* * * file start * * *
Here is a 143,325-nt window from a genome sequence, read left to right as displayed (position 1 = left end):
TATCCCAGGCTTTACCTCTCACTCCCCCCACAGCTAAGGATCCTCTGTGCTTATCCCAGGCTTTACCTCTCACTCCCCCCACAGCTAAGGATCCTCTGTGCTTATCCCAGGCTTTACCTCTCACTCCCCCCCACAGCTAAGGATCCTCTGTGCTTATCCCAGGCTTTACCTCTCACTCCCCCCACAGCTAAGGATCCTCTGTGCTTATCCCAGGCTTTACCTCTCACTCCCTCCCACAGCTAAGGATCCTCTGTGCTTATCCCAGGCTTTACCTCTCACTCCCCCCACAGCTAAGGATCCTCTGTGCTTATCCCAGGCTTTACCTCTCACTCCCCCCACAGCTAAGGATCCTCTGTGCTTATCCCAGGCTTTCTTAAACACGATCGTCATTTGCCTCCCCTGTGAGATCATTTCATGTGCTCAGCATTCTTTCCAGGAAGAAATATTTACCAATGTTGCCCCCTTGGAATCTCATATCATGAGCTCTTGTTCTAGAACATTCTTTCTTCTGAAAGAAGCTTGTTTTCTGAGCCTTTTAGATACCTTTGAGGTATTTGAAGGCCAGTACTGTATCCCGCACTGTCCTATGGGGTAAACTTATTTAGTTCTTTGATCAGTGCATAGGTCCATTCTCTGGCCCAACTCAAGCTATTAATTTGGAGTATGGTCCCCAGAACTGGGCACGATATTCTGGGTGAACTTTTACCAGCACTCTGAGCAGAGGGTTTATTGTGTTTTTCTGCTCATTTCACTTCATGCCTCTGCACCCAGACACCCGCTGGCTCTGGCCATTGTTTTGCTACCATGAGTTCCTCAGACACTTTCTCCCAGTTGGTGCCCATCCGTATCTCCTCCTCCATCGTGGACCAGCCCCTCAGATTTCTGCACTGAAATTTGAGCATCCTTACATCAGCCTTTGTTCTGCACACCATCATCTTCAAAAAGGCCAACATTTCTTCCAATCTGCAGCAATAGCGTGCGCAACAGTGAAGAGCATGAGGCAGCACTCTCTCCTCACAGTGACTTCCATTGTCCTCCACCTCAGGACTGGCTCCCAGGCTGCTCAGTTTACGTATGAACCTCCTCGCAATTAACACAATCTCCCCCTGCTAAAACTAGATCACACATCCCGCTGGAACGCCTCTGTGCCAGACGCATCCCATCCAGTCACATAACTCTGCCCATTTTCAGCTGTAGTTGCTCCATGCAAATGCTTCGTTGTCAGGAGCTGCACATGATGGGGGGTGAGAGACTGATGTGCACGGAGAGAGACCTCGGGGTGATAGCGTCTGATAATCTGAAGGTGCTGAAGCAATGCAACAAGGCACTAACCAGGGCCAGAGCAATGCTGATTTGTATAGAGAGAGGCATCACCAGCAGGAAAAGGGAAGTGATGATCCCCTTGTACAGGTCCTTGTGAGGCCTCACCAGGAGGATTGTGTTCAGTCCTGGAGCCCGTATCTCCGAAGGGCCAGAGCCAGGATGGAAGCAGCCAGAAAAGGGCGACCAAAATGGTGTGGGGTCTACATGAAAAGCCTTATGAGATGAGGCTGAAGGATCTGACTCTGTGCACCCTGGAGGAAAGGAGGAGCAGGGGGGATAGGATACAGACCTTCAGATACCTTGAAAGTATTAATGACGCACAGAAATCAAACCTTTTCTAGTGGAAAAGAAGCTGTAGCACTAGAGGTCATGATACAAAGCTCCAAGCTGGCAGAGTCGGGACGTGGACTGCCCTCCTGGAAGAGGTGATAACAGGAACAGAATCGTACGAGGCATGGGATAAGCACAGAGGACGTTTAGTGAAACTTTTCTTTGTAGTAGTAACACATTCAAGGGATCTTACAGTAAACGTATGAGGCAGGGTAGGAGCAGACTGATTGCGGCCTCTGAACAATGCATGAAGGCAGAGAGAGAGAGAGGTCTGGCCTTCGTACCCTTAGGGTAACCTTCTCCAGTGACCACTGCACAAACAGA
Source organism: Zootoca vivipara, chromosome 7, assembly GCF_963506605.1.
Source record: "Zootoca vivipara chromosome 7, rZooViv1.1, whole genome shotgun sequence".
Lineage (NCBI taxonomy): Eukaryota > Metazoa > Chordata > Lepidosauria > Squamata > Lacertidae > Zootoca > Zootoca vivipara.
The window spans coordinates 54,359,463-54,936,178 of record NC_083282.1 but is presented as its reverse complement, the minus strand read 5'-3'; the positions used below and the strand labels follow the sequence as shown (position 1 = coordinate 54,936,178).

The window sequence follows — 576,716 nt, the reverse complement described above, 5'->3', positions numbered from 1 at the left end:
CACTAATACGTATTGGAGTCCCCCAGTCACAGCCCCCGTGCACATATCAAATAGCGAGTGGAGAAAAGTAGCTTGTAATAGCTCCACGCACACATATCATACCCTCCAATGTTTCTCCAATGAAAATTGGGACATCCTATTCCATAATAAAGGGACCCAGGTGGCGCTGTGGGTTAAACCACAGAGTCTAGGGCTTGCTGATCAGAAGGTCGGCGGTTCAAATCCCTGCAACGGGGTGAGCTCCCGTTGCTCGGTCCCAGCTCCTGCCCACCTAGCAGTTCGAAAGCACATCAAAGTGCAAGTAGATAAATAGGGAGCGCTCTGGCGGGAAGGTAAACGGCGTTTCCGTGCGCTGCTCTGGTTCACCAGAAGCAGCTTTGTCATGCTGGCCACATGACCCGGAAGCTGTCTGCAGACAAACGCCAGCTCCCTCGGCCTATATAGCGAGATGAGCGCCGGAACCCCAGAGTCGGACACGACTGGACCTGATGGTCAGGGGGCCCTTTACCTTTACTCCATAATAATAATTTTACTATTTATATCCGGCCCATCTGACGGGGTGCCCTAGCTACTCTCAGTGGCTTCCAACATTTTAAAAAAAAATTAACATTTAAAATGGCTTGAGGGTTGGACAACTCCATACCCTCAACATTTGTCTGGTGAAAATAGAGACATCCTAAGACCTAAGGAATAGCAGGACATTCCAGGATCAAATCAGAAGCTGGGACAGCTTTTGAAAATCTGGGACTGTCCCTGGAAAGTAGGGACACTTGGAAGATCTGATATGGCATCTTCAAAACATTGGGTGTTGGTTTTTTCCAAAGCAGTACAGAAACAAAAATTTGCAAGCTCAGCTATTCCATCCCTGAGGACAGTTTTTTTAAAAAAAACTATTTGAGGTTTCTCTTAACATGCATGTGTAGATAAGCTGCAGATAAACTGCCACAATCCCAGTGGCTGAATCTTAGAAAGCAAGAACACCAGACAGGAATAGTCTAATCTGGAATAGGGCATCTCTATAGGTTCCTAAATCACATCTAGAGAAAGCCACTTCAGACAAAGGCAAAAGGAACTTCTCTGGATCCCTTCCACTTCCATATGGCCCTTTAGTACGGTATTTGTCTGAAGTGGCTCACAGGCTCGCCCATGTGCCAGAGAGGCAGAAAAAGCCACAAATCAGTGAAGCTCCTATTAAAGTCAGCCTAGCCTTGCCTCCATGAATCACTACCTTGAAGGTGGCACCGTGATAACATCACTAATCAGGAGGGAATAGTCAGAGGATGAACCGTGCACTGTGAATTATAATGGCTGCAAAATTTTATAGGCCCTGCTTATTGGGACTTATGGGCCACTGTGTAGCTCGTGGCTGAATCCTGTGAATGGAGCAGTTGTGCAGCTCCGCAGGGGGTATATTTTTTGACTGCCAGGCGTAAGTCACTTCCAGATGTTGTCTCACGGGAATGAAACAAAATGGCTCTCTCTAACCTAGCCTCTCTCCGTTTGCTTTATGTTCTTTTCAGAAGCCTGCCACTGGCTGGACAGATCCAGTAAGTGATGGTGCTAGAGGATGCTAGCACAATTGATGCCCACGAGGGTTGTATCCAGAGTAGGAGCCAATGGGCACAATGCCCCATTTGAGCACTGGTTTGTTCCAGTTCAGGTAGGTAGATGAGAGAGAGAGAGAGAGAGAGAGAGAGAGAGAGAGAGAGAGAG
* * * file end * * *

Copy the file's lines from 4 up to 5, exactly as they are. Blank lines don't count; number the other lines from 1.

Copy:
Source record: "Zootoca vivipara chromosome 7, rZooViv1.1, whole genome shotgun sequence".
Lineage (NCBI taxonomy): Eukaryota > Metazoa > Chordata > Lepidosauria > Squamata > Lacertidae > Zootoca > Zootoca vivipara.